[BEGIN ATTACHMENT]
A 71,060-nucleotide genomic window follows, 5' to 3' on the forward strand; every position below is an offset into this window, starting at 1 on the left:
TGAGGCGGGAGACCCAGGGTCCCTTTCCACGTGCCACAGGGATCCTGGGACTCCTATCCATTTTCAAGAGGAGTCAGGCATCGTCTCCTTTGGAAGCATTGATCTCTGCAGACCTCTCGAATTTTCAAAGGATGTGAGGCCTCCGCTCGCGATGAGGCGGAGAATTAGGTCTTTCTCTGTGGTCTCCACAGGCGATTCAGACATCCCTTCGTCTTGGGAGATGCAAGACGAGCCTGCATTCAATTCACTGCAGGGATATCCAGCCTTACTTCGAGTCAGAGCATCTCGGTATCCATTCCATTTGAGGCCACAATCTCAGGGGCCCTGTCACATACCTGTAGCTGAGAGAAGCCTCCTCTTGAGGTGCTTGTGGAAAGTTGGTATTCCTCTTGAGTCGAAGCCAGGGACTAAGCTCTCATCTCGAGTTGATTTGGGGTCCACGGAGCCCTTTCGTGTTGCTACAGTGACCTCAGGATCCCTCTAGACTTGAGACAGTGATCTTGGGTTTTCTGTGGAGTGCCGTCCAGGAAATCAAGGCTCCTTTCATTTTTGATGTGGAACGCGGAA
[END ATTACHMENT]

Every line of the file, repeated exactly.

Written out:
A 71,060-nucleotide genomic window follows, 5' to 3' on the forward strand; every position below is an offset into this window, starting at 1 on the left:
TGAGGCGGGAGACCCAGGGTCCCTTTCCACGTGCCACAGGGATCCTGGGACTCCTATCCATTTTCAAGAGGAGTCAGGCATCGTCTCCTTTGGAAGCATTGATCTCTGCAGACCTCTCGAATTTTCAAAGGATGTGAGGCCTCCGCTCGCGATGAGGCGGAGAATTAGGTCTTTCTCTGTGGTCTCCACAGGCGATTCAGACATCCCTTCGTCTTGGGAGATGCAAGACGAGCCTGCATTCAATTCACTGCAGGGATATCCAGCCTTACTTCGAGTCAGAGCATCTCGGTATCCATTCCATTTGAGGCCACAATCTCAGGGGCCCTGTCACATACCTGTAGCTGAGAGAAGCCTCCTCTTGAGGTGCTTGTGGAAAGTTGGTATTCCTCTTGAGTCGAAGCCAGGGACTAAGCTCTCATCTCGAGTTGATTTGGGGTCCACGGAGCCCTTTCGTGTTGCTACAGTGACCTCAGGATCCCTCTAGACTTGAGACAGTGATCTTGGGTTTTCTGTGGAGTGCCGTCCAGGAAATCAAGGCTCCTTTCATTTTTGATGTGGAACGCGGAA